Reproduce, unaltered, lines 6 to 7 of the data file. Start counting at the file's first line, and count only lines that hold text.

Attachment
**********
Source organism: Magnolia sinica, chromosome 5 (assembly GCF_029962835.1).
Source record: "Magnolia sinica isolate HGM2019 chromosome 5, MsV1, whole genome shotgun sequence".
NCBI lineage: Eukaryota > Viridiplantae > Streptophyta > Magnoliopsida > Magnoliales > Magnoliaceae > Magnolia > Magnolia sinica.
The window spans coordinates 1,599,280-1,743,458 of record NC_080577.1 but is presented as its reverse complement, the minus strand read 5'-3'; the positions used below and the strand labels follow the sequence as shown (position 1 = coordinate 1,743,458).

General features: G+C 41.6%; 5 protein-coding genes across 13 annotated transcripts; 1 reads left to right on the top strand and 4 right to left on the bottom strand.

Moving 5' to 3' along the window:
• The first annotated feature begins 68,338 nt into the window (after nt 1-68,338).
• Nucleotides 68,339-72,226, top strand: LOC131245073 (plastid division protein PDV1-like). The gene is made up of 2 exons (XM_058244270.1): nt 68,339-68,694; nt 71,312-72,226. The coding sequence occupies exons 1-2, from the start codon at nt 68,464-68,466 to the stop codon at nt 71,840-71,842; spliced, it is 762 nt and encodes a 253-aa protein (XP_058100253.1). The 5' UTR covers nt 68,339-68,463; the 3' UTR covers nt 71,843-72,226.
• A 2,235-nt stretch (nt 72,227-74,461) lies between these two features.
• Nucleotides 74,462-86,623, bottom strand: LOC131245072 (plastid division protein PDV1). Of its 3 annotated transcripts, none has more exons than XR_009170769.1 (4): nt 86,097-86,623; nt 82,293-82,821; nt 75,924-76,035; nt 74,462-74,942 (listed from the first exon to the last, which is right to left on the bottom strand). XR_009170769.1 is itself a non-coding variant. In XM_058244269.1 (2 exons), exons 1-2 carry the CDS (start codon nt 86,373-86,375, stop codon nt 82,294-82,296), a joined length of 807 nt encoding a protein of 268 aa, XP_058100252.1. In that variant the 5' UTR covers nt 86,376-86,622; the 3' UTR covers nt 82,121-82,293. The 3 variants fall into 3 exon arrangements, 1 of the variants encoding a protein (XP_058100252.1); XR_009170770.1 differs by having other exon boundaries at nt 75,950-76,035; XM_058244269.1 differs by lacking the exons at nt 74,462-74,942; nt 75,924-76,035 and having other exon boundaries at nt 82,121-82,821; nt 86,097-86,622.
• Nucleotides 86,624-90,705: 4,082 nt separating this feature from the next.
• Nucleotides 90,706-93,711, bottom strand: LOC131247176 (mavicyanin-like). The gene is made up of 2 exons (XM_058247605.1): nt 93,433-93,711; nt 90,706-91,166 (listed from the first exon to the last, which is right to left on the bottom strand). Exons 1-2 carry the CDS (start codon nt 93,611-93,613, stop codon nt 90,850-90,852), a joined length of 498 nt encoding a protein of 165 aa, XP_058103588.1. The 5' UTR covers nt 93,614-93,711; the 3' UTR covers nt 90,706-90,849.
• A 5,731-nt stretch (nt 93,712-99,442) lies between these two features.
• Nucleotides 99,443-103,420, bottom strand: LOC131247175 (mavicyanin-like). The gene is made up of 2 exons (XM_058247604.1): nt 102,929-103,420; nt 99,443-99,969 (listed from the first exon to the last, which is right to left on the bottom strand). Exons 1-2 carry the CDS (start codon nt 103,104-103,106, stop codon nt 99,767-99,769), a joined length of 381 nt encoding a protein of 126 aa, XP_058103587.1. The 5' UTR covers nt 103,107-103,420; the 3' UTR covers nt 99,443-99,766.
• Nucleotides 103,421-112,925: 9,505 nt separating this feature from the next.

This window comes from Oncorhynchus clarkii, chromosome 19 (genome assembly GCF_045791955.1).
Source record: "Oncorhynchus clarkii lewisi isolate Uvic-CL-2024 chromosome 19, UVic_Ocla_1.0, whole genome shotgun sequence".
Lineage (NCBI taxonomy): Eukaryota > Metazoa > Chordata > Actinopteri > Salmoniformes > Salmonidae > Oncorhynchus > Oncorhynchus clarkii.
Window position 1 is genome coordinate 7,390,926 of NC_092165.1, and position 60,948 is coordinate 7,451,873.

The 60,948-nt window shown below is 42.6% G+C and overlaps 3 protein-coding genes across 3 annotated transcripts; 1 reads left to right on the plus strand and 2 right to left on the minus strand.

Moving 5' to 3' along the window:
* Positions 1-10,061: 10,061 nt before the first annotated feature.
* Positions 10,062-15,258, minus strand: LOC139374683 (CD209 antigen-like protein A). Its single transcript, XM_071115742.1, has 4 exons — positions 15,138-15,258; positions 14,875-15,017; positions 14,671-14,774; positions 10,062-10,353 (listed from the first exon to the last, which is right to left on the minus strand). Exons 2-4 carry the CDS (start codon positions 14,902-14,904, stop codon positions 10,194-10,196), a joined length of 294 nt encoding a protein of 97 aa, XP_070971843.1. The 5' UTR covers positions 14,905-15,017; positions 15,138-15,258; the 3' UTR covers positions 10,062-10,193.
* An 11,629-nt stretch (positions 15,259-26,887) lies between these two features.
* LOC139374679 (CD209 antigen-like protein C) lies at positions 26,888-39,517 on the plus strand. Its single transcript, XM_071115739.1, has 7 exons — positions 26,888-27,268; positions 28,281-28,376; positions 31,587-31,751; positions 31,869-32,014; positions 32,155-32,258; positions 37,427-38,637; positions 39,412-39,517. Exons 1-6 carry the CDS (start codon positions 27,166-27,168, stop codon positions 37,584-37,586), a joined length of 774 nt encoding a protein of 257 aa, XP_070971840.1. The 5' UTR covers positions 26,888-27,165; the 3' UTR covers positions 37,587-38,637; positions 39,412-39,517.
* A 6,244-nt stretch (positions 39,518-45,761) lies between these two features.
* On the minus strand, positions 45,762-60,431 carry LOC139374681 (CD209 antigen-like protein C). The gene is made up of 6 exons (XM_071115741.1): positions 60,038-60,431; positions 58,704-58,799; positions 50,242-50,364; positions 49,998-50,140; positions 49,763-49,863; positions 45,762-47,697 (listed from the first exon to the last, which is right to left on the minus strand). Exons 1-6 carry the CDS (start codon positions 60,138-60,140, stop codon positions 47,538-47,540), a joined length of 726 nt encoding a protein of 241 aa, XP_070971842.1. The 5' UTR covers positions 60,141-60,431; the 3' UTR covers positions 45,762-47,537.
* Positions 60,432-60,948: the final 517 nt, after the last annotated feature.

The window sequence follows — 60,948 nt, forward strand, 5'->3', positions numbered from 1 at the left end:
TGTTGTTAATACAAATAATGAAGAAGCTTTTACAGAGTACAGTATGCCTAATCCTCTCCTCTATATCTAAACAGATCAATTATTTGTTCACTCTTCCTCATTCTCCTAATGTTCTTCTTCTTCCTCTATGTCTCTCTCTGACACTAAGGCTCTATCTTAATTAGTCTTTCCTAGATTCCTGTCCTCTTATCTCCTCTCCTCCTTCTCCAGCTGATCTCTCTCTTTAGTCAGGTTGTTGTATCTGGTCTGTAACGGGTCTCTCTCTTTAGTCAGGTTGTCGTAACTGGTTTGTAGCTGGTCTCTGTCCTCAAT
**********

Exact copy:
Moving 5' to 3' along the window:
• The first annotated feature begins 68,338 nt into the window (after nt 1-68,338).